Sea Conditions

Because of the enormous power and speed capability of high performance power boats it is critical to assess the sea conditions before throttling forward to high speed. A boat approaching 100 mph can become easily airborne if it hits a wave. What happens to the people on the boat when it comes back down to the water can be a serious danger.

Debris on the Water

When a speeding vessel hits an object just below the surface of the water a tragedy can occur. Fortunately, because of the shape of planning hulls, striking an object seldom means a disaster because the boat will skim over the object just as it does the water. However, the engine, propeller and rudder can be in for trouble.

The Cigarette Boat—The Epitome of High Performance Powerboats

The Cigarette Boat is a maritime marvel. On a warm evening you can hear it's engines even if you're a mile inland. If the Chevrolet Camaro is the essence of muscle cars, the Cigarette Boat is the big enchilada of boats. Look at the video below and feel the power.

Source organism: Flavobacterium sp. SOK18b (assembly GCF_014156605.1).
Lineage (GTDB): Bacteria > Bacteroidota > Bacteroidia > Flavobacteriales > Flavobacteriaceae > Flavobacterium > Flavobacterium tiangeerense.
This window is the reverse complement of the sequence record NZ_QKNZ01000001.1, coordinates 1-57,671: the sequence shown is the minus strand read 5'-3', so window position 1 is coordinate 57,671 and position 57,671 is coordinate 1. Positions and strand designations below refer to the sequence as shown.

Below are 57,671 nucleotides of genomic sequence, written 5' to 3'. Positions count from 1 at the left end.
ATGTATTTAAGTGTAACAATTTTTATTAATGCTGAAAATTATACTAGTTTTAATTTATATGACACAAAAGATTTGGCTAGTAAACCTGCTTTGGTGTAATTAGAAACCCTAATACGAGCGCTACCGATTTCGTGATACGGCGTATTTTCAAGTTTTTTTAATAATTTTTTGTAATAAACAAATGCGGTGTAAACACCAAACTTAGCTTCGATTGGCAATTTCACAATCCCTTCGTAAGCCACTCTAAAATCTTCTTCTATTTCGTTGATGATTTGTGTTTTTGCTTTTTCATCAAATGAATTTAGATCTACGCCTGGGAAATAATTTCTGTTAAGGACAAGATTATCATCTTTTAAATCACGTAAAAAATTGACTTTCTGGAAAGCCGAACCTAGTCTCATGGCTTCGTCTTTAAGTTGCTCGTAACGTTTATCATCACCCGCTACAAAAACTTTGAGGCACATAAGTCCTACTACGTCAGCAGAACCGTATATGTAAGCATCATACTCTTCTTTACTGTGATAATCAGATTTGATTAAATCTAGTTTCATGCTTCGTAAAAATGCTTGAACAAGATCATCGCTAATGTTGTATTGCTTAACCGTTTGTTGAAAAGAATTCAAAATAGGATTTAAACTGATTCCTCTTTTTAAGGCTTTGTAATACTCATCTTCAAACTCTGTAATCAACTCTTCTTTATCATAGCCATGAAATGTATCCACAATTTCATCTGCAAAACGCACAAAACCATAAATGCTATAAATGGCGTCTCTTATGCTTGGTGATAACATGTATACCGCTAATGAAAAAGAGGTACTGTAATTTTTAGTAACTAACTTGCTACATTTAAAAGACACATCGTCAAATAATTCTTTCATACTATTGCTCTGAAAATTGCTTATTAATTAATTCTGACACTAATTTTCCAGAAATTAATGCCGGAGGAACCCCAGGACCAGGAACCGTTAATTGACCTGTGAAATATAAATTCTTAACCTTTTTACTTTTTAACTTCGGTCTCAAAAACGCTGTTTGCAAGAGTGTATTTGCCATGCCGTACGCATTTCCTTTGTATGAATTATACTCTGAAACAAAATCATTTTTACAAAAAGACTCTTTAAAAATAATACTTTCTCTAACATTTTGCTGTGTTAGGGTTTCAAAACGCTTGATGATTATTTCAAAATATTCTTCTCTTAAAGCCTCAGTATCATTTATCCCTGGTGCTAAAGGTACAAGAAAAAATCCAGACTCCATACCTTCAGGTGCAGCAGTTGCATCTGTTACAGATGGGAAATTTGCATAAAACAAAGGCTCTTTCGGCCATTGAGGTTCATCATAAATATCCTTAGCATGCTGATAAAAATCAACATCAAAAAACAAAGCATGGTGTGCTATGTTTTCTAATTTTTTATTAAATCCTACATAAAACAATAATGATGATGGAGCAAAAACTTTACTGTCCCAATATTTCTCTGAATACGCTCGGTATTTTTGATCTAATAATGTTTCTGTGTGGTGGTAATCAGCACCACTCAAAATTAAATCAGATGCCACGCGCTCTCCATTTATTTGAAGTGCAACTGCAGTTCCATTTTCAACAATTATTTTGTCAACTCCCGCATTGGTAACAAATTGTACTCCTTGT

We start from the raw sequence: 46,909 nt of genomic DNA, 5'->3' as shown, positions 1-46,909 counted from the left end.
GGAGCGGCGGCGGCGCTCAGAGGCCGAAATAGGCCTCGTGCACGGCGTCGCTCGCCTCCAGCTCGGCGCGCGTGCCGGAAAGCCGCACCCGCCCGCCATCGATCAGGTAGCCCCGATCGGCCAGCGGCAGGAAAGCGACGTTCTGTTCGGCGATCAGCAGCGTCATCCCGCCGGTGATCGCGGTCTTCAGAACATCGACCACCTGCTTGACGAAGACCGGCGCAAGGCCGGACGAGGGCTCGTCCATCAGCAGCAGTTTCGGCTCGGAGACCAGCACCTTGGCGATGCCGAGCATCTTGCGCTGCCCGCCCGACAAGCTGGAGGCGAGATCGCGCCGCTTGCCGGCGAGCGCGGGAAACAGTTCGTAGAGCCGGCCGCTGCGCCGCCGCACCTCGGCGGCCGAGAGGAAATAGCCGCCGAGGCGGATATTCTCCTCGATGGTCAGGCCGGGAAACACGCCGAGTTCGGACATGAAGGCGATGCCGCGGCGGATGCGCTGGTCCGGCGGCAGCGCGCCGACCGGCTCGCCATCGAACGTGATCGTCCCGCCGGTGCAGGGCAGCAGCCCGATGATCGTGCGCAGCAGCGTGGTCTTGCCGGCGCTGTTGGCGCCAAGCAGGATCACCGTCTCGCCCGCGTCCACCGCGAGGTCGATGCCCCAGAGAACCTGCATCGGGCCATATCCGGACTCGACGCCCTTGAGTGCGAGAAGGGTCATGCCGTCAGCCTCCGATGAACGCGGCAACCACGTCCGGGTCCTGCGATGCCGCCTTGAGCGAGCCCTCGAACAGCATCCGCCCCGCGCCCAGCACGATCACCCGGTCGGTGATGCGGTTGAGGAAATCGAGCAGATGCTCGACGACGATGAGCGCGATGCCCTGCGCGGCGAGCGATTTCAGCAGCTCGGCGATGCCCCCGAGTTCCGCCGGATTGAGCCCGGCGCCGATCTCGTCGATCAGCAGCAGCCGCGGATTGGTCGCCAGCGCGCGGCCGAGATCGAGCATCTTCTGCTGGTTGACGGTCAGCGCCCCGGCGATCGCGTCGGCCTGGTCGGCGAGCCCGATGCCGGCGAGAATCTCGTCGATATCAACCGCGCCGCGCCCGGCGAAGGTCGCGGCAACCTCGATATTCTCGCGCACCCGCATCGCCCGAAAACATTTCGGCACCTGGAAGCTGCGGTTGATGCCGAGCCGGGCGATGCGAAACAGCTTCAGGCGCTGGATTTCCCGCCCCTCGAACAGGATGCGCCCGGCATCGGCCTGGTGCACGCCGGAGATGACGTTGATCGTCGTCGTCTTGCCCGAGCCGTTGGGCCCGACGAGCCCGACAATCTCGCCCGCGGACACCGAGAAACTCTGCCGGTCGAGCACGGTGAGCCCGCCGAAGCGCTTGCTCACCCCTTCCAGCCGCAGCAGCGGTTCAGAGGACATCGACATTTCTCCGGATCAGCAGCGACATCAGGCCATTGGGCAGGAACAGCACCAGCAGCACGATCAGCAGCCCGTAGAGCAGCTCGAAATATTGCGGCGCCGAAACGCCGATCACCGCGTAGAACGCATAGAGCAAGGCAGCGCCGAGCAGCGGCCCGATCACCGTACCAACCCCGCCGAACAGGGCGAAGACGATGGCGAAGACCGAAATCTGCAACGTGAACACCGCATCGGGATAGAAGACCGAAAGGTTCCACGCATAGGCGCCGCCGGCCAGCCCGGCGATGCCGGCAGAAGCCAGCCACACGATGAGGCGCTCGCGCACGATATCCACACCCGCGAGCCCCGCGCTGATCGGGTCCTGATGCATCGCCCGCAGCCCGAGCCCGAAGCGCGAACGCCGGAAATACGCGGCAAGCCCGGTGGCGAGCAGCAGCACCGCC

The Cigarette Boat - High Performance in Action

A high performance power boat can be a joy. Like anything powerful on the water, common sense and good old fashioned seamanship can make it a pleasure.

Russ Moran, the writer of this article, is the author of Boating Basics: The Boattalk Book of Boating Tips from which this article was excerpted.

Copyright © 2014 by Russell F. Moran - All Rights Reserved


    0 of 8192 characters used
    Post Comment
    • rfmoran profile imageAUTHOR

      Russ Moran - The Write Stuff 

      8 years ago from Long Island, New York

      It is fun, and scary at times.

    • Simone Smith profile image

      Simone Haruko Smith 

      8 years ago from San Francisco

      Gosh, this Hub really makes me want to ride in a high performance powerboat- ESPECIALLY the Cigarette Boat. It sounds ridiculously fun and freeing. Great advice and tips, rfmoran.


    This website uses cookies

    As a user in the EEA, your approval is needed on a few things. To provide a better website experience, uses cookies (and other similar technologies) and may collect, process, and share personal data. Please choose which areas of our service you consent to our doing so.